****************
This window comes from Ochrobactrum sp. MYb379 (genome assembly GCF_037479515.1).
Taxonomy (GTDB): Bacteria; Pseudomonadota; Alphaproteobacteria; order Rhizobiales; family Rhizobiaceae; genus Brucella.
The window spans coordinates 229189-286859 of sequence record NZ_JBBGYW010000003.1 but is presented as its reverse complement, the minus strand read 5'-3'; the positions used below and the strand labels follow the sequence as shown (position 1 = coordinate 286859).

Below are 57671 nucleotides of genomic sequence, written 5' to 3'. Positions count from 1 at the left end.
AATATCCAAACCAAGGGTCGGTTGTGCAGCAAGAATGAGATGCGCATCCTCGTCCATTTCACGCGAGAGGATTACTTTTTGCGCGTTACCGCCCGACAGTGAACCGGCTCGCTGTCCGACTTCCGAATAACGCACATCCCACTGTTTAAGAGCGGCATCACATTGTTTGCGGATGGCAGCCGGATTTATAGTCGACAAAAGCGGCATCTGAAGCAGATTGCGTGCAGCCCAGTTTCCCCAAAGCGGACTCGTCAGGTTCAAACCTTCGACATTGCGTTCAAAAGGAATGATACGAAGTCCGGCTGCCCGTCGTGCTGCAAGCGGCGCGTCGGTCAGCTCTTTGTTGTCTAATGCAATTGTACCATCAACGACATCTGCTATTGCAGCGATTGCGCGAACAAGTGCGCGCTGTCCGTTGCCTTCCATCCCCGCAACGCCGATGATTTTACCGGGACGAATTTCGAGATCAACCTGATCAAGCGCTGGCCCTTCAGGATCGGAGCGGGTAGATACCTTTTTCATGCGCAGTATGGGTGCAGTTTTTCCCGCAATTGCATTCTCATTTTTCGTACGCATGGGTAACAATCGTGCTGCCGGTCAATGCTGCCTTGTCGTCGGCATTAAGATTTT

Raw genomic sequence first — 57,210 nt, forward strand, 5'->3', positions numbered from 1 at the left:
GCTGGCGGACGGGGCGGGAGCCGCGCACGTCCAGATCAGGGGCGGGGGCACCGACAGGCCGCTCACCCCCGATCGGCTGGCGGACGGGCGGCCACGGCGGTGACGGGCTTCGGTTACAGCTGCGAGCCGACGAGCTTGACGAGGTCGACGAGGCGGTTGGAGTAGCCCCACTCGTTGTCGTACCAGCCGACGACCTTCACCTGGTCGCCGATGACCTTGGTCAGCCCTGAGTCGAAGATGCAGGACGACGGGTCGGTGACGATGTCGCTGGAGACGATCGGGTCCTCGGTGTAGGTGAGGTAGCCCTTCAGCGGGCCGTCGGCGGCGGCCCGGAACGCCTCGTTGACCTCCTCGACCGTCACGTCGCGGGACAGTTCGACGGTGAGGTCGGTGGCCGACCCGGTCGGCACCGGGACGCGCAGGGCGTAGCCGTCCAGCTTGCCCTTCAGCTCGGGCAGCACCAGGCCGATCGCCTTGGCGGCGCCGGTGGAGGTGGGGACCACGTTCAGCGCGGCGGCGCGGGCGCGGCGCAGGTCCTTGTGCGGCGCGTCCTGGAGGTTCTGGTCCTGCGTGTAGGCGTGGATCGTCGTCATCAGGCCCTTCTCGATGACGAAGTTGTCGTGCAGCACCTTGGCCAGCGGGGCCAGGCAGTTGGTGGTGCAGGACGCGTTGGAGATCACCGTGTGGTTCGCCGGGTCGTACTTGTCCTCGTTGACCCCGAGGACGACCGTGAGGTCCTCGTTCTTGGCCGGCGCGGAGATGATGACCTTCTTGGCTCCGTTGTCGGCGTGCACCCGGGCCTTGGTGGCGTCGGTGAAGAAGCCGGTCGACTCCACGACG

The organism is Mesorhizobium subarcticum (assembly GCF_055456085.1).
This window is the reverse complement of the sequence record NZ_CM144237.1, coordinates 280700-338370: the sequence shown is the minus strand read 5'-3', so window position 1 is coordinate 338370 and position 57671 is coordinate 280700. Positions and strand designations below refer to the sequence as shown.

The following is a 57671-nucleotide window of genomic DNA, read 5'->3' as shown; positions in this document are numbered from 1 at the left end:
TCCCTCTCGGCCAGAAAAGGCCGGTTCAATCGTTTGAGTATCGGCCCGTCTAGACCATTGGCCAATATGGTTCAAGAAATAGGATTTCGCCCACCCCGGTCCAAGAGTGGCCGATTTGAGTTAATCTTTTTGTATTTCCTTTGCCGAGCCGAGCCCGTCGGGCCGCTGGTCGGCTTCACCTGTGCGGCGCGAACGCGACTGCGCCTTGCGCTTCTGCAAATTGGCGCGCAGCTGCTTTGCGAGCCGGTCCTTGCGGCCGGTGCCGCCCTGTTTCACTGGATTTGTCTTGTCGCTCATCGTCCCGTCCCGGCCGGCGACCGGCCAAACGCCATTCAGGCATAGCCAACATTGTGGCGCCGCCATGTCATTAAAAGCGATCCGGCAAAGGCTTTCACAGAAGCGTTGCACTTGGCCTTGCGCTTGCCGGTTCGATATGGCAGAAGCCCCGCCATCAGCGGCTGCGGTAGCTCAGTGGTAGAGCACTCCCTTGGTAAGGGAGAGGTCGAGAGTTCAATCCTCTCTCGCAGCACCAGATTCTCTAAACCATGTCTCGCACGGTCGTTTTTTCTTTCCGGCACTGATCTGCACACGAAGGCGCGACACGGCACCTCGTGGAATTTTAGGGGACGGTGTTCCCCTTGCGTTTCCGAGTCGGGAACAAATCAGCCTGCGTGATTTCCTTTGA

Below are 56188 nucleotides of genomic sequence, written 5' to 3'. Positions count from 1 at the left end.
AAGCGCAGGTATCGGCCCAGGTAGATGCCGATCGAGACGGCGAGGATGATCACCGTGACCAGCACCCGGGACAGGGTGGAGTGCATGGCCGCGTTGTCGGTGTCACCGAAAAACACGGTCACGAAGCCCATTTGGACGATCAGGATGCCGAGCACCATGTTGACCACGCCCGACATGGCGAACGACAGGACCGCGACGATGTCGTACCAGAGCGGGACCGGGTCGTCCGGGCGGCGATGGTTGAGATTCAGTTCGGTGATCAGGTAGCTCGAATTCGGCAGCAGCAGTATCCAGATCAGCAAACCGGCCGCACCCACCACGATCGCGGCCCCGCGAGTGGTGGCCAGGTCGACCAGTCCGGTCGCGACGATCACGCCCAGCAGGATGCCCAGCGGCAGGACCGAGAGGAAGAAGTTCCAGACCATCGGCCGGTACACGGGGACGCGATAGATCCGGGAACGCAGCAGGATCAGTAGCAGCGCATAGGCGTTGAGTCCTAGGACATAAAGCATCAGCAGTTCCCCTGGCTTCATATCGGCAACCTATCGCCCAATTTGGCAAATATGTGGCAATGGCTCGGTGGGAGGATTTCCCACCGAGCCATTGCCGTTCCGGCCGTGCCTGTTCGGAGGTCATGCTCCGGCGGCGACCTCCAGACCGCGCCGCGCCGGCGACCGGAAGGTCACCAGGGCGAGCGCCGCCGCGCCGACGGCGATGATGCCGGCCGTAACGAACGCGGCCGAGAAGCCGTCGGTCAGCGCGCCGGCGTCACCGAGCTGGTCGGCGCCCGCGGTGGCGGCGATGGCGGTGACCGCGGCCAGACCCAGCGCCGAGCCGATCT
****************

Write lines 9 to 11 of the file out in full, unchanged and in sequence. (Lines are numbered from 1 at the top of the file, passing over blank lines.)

This window is the reverse complement of the sequence record NZ_CM144237.1, coordinates 280700-338370: the sequence shown is the minus strand read 5'-3', so window position 1 is coordinate 338370 and position 57671 is coordinate 280700. Positions and strand designations below refer to the sequence as shown.

The following is a 57671-nucleotide window of genomic DNA, read 5'->3' as shown; positions in this document are numbered from 1 at the left end:
TCCCTCTCGGCCAGAAAAGGCCGGTTCAATCGTTTGAGTATCGGCCCGTCTAGACCATTGGCCAATATGGTTCAAGAAATAGGATTTCGCCCACCCCGGTCCAAGAGTGGCCGATTTGAGTTAATCTTTTTGTATTTCCTTTGCCGAGCCGAGCCCGTCGGGCCGCTGGTCGGCTTCACCTGTGCGGCGCGAACGCGACTGCGCCTTGCGCTTCTGCAAATTGGCGCGCAGCTGCTTTGCGAGCCGGTCCTTGCGGCCGGTGCCGCCCTGTTTCACTGGATTTGTCTTGTCGCTCATCGTCCCGTCCCGGCCGGCGACCGGCCAAACGCCATTCAGGCATAGCCAACATTGTGGCGCCGCCATGTCATTAAAAGCGATCCGGCAAAGGCTTTCACAGAAGCGTTGCACTTGGCCTTGCGCTTGCCGGTTCGATATGGCAGAAGCCCCGCCATCAGCGGCTGCGGTAGCTCAGTGGTAGAGCACTCCCTTGGTAAGGGAGAGGTCGAGAGTTCAATCCTCTCTCGCAGCACCAGATTCTCTAAACCATGTCTCGCACGGTCGTTTTTTCTTTCCGGCACTGATCTGCACACGAAGGCGCGACACGGCACCTCGTGGAATTTTAGGGGACGGTGTTCCCCTTGCGTTTCCGAGTCGGGAACAAATCAGCCTGCGTGATTTCCTTTGA